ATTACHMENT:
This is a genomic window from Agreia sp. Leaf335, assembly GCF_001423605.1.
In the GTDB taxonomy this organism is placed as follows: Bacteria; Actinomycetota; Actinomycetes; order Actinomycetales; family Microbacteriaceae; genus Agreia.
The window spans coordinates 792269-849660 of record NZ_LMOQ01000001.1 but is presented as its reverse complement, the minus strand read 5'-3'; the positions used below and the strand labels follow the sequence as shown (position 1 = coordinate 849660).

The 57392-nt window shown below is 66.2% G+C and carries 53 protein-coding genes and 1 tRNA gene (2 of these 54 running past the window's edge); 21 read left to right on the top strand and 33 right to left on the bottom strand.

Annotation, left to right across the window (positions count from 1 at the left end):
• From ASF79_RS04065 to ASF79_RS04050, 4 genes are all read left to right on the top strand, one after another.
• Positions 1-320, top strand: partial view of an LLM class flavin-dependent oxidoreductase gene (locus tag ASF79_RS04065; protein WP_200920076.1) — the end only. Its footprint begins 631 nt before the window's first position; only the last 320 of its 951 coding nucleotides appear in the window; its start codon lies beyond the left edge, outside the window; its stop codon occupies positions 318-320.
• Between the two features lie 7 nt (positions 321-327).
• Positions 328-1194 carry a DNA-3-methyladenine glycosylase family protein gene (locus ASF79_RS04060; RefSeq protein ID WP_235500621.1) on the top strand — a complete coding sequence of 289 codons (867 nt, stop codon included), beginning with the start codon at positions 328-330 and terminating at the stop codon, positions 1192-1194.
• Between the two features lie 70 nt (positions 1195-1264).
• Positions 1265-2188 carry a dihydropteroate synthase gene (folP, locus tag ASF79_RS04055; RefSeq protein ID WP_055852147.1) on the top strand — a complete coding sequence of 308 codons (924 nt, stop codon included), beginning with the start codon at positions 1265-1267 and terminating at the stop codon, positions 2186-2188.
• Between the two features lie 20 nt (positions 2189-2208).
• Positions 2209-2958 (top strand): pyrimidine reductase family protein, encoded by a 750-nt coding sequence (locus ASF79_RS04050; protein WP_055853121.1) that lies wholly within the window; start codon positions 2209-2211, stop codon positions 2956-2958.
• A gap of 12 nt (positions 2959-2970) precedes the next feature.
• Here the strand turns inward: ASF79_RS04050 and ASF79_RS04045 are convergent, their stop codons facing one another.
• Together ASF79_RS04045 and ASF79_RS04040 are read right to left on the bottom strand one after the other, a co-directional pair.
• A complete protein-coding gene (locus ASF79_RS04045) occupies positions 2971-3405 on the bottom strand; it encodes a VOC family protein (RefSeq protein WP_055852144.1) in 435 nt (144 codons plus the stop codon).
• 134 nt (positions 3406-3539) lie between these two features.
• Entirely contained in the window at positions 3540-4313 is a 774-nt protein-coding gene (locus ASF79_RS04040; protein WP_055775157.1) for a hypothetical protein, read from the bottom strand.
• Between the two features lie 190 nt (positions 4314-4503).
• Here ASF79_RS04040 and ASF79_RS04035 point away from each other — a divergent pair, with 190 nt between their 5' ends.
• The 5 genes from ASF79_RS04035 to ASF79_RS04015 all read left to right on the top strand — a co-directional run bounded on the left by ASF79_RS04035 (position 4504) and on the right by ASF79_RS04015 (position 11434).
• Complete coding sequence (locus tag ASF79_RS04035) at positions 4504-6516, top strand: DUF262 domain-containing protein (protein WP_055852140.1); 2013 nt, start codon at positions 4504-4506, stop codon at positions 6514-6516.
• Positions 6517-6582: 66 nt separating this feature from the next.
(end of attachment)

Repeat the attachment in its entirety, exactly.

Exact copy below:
This is a genomic window from Agreia sp. Leaf335, assembly GCF_001423605.1.
In the GTDB taxonomy this organism is placed as follows: Bacteria; Actinomycetota; Actinomycetes; order Actinomycetales; family Microbacteriaceae; genus Agreia.
The window spans coordinates 792269-849660 of record NZ_LMOQ01000001.1 but is presented as its reverse complement, the minus strand read 5'-3'; the positions used below and the strand labels follow the sequence as shown (position 1 = coordinate 849660).

The 57392-nt window shown below is 66.2% G+C and carries 53 protein-coding genes and 1 tRNA gene (2 of these 54 running past the window's edge); 21 read left to right on the top strand and 33 right to left on the bottom strand.

Annotation, left to right across the window (positions count from 1 at the left end):
• From ASF79_RS04065 to ASF79_RS04050, 4 genes are all read left to right on the top strand, one after another.
• Positions 1-320, top strand: partial view of an LLM class flavin-dependent oxidoreductase gene (locus tag ASF79_RS04065; protein WP_200920076.1) — the end only. Its footprint begins 631 nt before the window's first position; only the last 320 of its 951 coding nucleotides appear in the window; its start codon lies beyond the left edge, outside the window; its stop codon occupies positions 318-320.
• Between the two features lie 7 nt (positions 321-327).
• Positions 328-1194 carry a DNA-3-methyladenine glycosylase family protein gene (locus ASF79_RS04060; RefSeq protein ID WP_235500621.1) on the top strand — a complete coding sequence of 289 codons (867 nt, stop codon included), beginning with the start codon at positions 328-330 and terminating at the stop codon, positions 1192-1194.
• Between the two features lie 70 nt (positions 1195-1264).
• Positions 1265-2188 carry a dihydropteroate synthase gene (folP, locus tag ASF79_RS04055; RefSeq protein ID WP_055852147.1) on the top strand — a complete coding sequence of 308 codons (924 nt, stop codon included), beginning with the start codon at positions 1265-1267 and terminating at the stop codon, positions 2186-2188.
• Between the two features lie 20 nt (positions 2189-2208).
• Positions 2209-2958 (top strand): pyrimidine reductase family protein, encoded by a 750-nt coding sequence (locus ASF79_RS04050; protein WP_055853121.1) that lies wholly within the window; start codon positions 2209-2211, stop codon positions 2956-2958.
• A gap of 12 nt (positions 2959-2970) precedes the next feature.
• Here the strand turns inward: ASF79_RS04050 and ASF79_RS04045 are convergent, their stop codons facing one another.
• Together ASF79_RS04045 and ASF79_RS04040 are read right to left on the bottom strand one after the other, a co-directional pair.
• A complete protein-coding gene (locus ASF79_RS04045) occupies positions 2971-3405 on the bottom strand; it encodes a VOC family protein (RefSeq protein WP_055852144.1) in 435 nt (144 codons plus the stop codon).
• 134 nt (positions 3406-3539) lie between these two features.
• Entirely contained in the window at positions 3540-4313 is a 774-nt protein-coding gene (locus ASF79_RS04040; protein WP_055775157.1) for a hypothetical protein, read from the bottom strand.
• Between the two features lie 190 nt (positions 4314-4503).
• Here ASF79_RS04040 and ASF79_RS04035 point away from each other — a divergent pair, with 190 nt between their 5' ends.
• The 5 genes from ASF79_RS04035 to ASF79_RS04015 all read left to right on the top strand — a co-directional run bounded on the left by ASF79_RS04035 (position 4504) and on the right by ASF79_RS04015 (position 11434).
• Complete coding sequence (locus tag ASF79_RS04035) at positions 4504-6516, top strand: DUF262 domain-containing protein (protein WP_055852140.1); 2013 nt, start codon at positions 4504-4506, stop codon at positions 6514-6516.
• Positions 6517-6582: 66 nt separating this feature from the next.